To do this, you first have to clear your head of all those pesky fruit fly questions. Just because someone doesn’t want what you do at the moment, doesn’t mean they are judging you for your choices. And, just because they don’t seem to make time for you, doesn’t mean that you’re not still important to them. Don’t forget, friendship is a two-way street; unless you have made an effort time and again to see them, and been constantly brushed off, perhaps you need to assess whether you are contributing to the drift by not putting enough energy in yourself. You might just find, you’ve actually contributed to the drift without knowing. Priority one: try to get a clear look at what’s happening on your end. Priority two: talk to your friend about how they can help rekindle the friend-love, but also why it’s important to you to keep them in your life as much as they once were.
We all hit walls in our own lives that make socializing like we used to difficult. To be good friends to those we love, part of the contract is understanding that not everything your friends do is all about you. This extends to being ready for some of their choices upsetting us. A friend who is in a state of change might not be as thoughtful as they normally would be. Their choices may not make sense. The first rule of keeping friendships intact is to give each other the benefit of the doubt. If someone was important enough to think of as family during the good times, they’re also worth giving the leeway you would give family during the hard times.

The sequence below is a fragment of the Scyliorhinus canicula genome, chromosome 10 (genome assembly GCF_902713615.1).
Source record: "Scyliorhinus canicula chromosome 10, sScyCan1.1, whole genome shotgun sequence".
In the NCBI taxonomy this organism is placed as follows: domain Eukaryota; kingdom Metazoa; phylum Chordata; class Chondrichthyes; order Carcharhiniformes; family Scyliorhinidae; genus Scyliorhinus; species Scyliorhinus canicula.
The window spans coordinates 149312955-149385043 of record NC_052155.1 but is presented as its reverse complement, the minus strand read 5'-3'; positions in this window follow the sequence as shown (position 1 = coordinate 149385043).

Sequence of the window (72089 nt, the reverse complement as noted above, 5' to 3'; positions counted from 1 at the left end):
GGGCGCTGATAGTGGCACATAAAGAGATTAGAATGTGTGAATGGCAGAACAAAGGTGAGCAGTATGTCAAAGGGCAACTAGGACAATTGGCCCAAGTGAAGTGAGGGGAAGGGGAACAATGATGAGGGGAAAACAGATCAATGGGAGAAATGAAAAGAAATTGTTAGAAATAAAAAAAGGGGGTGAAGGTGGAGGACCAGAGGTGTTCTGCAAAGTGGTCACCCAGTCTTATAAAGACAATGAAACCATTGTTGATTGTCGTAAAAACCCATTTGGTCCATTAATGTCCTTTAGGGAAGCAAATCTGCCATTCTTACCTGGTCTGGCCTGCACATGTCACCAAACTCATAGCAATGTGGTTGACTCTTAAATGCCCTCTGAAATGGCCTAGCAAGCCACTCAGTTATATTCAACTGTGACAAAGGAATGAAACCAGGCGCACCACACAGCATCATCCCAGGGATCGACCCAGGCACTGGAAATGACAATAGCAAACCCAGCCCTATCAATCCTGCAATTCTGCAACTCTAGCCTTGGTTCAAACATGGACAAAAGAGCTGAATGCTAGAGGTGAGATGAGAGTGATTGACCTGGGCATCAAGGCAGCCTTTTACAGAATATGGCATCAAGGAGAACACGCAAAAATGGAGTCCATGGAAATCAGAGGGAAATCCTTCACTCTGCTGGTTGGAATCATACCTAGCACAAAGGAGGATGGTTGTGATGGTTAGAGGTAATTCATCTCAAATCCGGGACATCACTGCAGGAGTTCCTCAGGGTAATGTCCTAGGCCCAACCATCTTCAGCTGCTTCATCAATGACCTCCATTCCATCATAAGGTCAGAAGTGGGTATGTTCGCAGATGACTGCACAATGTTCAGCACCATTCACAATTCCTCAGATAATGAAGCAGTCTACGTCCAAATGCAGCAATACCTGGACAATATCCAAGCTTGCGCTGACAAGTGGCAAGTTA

The next step is to stop trying to fit a square peg in a round hole. Your friend just had a baby? She is not going to say yes when you text her for a midweek post-work drink. She might instead be thrilled if you suggest a post-work walk with the stroller. Or better yet, an hour of your free babysitting services so she can nap, followed by hot coco and a chat. It isn’t always on our friends to change their new routines, or for those still doing things the way we used to, to catch up with our new ways. Both parties need to be willing to meet in the middle, sometimes doing things that no longer or don’t yet appeal, for the sake of the other. The beauty in this is that each friend might get something refreshing out of it, trying out a lifestyle you hadn’t yet pictured for yourself or remembering the fun of something you once really enjoyed. Compromise can feel like a drag in theory (we all just want to do things our own way at the heart of it), but it almost inevitably feels great in practice.
Finally, the true key to rolling with the changing landscape of a friendship is to be honest about it. Pretending nothing is different, while secretly feeling further and further apart, is the death knell of any important relationship. It can be frightening to spill your guts, and risk that once the truth is out there the problem will only get worse. The funny thing is, almost universally the opposite is the case. Once you’ve told your friend how the distance you’re noticing makes you feel, they will likely sigh in relief that you’ve identified just what they are feeling too, or be shocked that they didn’t notice you were feeling that way. Then you can both get your heads around how to come back together, rather than allowing the chasm to continually expand. You may have a lot of compromises to make, and it may feel like a struggle, but in the end, it is the only way. After all, yes, you do choose your friends, but once you do, they’re family, and family is always worth fighting for.